Common Names: Mugwort, Liath-lus (Gallic), Common Wormwood, Sailor’s Tobacco, Old Man, Old Uncle Henry, Naughty Man, Chrysanthemum Weed, St John’s Plant
Identification: It can be found throughout Europe, eastern North America, North Africa and western Asia. In Britain it is a very common weed, found on most roadsides. It has dark green leaves, which are silvery white underneath, and small yellow or reddish flowers during July and September.
Growing: Easily grown in well-drained, neutral or slightly alkalkine soil. Prefers a sunny position. The plants live longer, and more hardy and more aromatic when grown in poor dry soil.
Parts Used: Aerial parts
Qualities: Warming and drying, aromatic
- As a bitter, aromatic digestive herb, mugwort stimulates digestive and bile secretions, and so it enhances nutrition.
- Matthew Wood writes that mugwort can be used to enhance feminine instincts of creativity, intuition, art and dreams, or as a restorative to female nature when this has been damaged
- An an emmenagogue, mugwort can bring on a delayed period
- In Chinese herbalism, fibres from the leaves of Mugwort are rolled into sticks and burned over cold, stiff joints and cold areas to increase warmth & circulation in a process called ‘moxibustion’.
History and Folklore:
It is said to have derived its name from its use flavouring drinks. It was used along with other herbs like Ground Ivy to flavour beer before the introduction of hops.
In the folklore of the Middle Ages, the herb was known as cingulum sancti – St John’s Girdle, as St John the Baptist was rumoured to have worn a girdle of mugwort whilst in the wilderness.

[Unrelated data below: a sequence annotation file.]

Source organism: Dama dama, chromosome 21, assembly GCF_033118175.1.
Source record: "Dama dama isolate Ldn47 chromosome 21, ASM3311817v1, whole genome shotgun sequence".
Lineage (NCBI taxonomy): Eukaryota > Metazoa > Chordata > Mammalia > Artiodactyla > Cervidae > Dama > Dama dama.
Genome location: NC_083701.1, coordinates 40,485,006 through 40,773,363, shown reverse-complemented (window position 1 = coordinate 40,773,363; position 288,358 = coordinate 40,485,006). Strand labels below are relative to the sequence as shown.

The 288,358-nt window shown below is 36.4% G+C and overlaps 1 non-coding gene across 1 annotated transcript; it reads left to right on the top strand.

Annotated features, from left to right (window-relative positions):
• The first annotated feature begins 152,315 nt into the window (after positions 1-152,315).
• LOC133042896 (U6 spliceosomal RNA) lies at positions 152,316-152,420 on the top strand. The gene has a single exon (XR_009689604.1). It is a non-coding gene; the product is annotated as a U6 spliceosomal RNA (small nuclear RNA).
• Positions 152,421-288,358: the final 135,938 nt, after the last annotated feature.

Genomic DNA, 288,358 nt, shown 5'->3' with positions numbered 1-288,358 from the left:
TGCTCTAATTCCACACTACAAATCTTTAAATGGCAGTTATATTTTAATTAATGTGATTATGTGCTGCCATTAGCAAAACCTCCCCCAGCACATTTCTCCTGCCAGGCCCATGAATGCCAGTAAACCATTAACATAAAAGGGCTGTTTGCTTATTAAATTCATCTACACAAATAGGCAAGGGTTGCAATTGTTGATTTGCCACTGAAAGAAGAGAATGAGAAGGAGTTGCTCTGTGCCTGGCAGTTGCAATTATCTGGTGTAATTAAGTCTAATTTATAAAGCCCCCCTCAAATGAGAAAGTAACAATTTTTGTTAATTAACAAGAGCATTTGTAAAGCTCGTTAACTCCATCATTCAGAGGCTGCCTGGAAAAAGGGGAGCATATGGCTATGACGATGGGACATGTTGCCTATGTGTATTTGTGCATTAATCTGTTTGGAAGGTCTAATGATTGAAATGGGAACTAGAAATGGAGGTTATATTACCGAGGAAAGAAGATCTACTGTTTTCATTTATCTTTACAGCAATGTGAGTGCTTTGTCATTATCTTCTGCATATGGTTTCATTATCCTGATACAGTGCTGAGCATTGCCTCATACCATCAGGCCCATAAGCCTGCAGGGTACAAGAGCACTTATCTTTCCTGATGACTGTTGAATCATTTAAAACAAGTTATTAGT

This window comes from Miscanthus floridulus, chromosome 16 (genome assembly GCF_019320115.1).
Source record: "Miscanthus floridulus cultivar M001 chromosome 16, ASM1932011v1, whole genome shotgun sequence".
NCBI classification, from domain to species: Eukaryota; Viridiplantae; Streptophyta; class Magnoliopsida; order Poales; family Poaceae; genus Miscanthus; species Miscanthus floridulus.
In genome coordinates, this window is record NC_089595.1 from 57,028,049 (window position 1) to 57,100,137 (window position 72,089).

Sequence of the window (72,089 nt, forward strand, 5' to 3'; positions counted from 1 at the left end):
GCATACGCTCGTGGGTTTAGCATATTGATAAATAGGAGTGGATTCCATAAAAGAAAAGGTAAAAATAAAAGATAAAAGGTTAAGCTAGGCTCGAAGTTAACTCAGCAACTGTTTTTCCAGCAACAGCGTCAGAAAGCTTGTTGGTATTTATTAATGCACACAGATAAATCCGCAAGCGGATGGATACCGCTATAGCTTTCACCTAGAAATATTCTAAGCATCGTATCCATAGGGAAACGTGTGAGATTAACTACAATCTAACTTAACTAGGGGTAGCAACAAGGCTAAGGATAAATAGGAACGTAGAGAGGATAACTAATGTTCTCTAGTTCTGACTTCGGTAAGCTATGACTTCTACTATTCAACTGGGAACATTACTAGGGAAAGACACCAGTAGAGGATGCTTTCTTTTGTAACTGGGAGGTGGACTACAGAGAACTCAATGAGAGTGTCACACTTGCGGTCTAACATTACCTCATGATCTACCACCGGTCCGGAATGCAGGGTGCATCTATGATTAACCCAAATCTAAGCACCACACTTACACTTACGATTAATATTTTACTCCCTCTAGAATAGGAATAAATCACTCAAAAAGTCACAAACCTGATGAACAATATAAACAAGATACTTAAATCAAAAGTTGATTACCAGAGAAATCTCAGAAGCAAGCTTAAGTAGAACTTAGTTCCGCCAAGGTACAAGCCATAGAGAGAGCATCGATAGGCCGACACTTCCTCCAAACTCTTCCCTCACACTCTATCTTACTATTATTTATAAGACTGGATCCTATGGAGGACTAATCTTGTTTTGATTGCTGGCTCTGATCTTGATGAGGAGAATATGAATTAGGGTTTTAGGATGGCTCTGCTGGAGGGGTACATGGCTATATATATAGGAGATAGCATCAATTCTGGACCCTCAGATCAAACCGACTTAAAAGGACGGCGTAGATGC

In Ancient times mugwort was named Mater Herbarum (mother of herbs), and was sacred to the Anglo Saxons. The Lacnunga, the old herbal of the Anglo Saxon healers, said of mugwort: “eldest of worts, thou hast might for three, and against thirty, for venom availest, for flying vile things, might against loathed ones that through the land rove.”
The city of ‘Chernobyl’ means city where Mugwort grows.
Active Constituents: Thujone, volatile oil, resin, tannins, flavonoids, coumarin derivatives
Contra-indications: Thujone can be toxic in large doses or after prolonged usage. Pregnant women should avoid consuming large doses of mugwort.
Carr Gomm Philip & Carr Gomm Stephanie (2007) The Druid Plant Oracle, Connections Book Publishing, London
Mrs Grieve’s Modern Herbal [online] www.botanical.com
Plants for a Future www.pfaf.org
Rowan Remedies www.rowanremedies.com/herb/artemisia-vulgaris-mugwort/
Wood, Matthew (2008) The Earthwise Herbal: A complete guide to old world medicinal plants, Berkley, California: North Atlantic Books